To send content items to your account,
please confirm that you agree to abide by our usage policies.
If this is the first time you use this feature, you will be asked to authorise Cambridge Core to connect with your account.
Find out more about sending content to .
To send content items to your Kindle, first ensure firstname.lastname@example.org
is added to your Approved Personal Document E-mail List under your Personal Document Settings
on the Manage Your Content and Devices page of your Amazon account. Then enter the ‘name’ part
of your Kindle email address below.
Find out more about sending to your Kindle.
Note you can select to send to either the @free.kindle.com or @kindle.com variations.
‘@free.kindle.com’ emails are free but can only be sent to your device when it is connected to wi-fi.
‘@kindle.com’ emails can be delivered even when you are not connected to wi-fi, but note that service fees apply.
Abstract This chapter describes how the growth of particles from submicron to centimeter sizes in protoplanetary disks is chronicled both by astronomical observations and microscopic imaging of pristine meteoritic material. A growing sample of planet-forming disks at a range of evolutionary stages is available for astronomical remote sensing studies, but limitations of spatial resolution as well as very high optical depths still hide the inner mid-plane of the disks – the exact region where planets are believed to form. Conversely, meteoritic studies currently exclusively sample material from the inner mid-plane of the solar nebula, and the fact that such material can be brought into a laboratory setting allows very detailed studies of its properties. The dust component in the matrices of chondritic meteorites carries a record of continuous processing and modification of fine-grained material during protoplanetary disk evolution that tends to obscure the earliest stages of dust formation, growth, and coagulation. We discuss how knowledge on dust particle size evolution gained from these two very different approaches can be combined to significantly enhance our understanding of the first stages in planet formation.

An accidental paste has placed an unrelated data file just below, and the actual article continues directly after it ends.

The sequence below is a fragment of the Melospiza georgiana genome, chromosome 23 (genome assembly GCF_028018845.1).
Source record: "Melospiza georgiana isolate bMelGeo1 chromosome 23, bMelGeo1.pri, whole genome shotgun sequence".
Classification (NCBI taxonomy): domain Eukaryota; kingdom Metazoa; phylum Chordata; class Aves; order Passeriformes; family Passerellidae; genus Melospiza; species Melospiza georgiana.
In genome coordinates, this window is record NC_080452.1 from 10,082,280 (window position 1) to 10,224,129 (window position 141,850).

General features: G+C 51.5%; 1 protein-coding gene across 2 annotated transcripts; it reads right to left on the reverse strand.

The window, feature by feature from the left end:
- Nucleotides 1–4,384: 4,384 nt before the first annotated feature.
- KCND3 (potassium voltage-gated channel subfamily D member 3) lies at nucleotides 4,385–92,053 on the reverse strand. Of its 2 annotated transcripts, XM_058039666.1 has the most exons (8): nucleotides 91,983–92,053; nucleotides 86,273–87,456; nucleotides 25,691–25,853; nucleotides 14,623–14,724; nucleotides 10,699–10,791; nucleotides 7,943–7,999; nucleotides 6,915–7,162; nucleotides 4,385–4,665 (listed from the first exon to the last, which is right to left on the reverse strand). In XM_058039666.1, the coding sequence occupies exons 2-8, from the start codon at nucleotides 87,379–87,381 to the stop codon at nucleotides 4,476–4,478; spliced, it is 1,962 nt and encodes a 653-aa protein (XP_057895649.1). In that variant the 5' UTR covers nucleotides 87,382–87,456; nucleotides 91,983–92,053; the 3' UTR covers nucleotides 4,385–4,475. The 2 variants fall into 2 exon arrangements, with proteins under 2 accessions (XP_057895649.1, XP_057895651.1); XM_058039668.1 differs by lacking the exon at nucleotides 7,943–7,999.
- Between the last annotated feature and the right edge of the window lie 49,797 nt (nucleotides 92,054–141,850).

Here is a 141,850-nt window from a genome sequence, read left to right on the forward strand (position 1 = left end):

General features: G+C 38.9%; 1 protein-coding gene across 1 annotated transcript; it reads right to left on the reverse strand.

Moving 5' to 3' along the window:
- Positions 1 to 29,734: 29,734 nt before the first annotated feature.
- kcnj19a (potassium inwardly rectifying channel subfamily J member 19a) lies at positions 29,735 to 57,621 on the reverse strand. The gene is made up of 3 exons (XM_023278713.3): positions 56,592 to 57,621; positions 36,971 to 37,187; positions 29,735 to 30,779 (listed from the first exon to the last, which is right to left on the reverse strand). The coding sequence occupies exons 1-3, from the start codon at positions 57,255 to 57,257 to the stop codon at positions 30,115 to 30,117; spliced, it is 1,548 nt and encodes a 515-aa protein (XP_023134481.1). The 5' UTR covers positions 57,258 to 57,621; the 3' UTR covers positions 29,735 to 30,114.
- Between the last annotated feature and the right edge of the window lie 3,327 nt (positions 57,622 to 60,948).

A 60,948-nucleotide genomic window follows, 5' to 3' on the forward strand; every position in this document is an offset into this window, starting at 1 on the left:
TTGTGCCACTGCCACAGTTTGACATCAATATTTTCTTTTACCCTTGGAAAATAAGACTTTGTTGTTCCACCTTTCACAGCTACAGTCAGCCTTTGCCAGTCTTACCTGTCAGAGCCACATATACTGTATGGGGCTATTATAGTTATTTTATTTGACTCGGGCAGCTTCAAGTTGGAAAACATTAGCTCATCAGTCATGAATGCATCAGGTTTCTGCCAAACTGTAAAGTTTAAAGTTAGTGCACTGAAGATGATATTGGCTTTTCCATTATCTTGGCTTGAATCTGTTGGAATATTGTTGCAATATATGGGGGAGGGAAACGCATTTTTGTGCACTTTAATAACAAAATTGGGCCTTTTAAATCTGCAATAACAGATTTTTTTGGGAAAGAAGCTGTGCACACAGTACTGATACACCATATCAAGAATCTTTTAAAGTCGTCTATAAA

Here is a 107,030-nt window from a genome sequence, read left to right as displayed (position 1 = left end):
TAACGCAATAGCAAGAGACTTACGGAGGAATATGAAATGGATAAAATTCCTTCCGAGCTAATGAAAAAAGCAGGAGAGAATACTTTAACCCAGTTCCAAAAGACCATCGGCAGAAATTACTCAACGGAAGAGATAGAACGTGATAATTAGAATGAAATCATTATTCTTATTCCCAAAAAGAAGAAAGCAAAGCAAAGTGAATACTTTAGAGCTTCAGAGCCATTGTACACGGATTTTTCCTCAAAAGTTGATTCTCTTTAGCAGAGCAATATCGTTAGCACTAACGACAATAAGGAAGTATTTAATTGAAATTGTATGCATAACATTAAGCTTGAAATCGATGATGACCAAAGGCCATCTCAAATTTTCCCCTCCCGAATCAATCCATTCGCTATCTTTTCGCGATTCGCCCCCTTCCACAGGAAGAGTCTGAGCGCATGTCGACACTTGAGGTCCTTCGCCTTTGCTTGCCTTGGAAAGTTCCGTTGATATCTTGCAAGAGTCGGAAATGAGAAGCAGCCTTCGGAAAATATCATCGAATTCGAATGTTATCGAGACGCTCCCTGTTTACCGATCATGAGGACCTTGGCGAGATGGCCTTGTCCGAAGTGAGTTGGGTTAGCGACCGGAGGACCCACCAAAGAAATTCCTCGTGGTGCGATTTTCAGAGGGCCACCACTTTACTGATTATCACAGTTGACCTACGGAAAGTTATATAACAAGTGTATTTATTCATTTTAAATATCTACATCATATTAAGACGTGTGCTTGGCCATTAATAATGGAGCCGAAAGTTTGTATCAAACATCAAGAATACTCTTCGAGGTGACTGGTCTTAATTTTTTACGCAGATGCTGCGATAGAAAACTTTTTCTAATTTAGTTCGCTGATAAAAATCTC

Solids in protoplanetary disks undergo a growth process resulting in extreme changes in the size distribution of dust particles over time. We know this because the particle size distribution of dust in the interstellar medium (ISM) is so different from that of planets, leftover planetesimals, and dust in our own Solar System; the formation of the Earth from submicron grains corresponds to a change of 12 orders of magnitude! The presence of a large number of extrasolar planets shows that the planet-formation process is relatively common.